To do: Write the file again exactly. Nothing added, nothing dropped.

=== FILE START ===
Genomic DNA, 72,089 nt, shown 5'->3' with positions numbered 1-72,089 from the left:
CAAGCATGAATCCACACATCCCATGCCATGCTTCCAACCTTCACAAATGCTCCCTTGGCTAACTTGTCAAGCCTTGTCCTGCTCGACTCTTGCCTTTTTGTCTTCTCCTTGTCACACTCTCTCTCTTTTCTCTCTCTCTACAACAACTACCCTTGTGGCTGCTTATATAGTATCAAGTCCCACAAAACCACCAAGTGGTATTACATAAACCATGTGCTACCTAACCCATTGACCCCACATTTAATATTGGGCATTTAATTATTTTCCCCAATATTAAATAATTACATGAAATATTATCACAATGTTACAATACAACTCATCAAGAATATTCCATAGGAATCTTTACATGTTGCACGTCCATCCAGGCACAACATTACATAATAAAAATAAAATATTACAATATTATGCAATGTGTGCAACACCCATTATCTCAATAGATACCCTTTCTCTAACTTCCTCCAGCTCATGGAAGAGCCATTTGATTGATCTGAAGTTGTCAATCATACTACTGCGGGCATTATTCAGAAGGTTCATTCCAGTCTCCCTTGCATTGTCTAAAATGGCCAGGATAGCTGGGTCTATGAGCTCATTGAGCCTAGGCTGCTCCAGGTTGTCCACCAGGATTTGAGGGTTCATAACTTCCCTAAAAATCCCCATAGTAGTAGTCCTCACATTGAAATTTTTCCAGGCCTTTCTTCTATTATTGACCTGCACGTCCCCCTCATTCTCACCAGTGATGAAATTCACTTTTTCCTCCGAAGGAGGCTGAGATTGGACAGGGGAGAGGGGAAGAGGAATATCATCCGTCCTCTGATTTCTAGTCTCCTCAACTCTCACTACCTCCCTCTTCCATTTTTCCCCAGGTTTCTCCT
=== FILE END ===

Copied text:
Genomic DNA, 72,089 nt, shown 5'->3' with positions numbered 1-72,089 from the left:
CAAGCATGAATCCACACATCCCATGCCATGCTTCCAACCTTCACAAATGCTCCCTTGGCTAACTTGTCAAGCCTTGTCCTGCTCGACTCTTGCCTTTTTGTCTTCTCCTTGTCACACTCTCTCTCTTTTCTCTCTCTCTACAACAACTACCCTTGTGGCTGCTTATATAGTATCAAGTCCCACAAAACCACCAAGTGGTATTACATAAACCATGTGCTACCTAACCCATTGACCCCACATTTAATATTGGGCATTTAATTATTTTCCCCAATATTAAATAATTACATGAAATATTATCACAATGTTACAATACAACTCATCAAGAATATTCCATAGGAATCTTTACATGTTGCACGTCCATCCAGGCACAACATTACATAATAAAAATAAAATATTACAATATTATGCAATGTGTGCAACACCCATTATCTCAATAGATACCCTTTCTCTAACTTCCTCCAGCTCATGGAAGAGCCATTTGATTGATCTGAAGTTGTCAATCATACTACTGCGGGCATTATTCAGAAGGTTCATTCCAGTCTCCCTTGCATTGTCTAAAATGGCCAGGATAGCTGGGTCTATGAGCTCATTGAGCCTAGGCTGCTCCAGGTTGTCCACCAGGATTTGAGGGTTCATAACTTCCCTAAAAATCCCCATAGTAGTAGTCCTCACATTGAAATTTTTCCAGGCCTTTCTTCTATTATTGACCTGCACGTCCCCCTCATTCTCACCAGTGATGAAATTCACTTTTTCCTCCGAAGGAGGCTGAGATTGGACAGGGGAGAGGGGAAGAGGAATATCATCCGTCCTCTGATTTCTAGTCTCCTCAACTCTCACTACCTCCCTCTTCCATTTTTCCCCAGGTTTCTCCT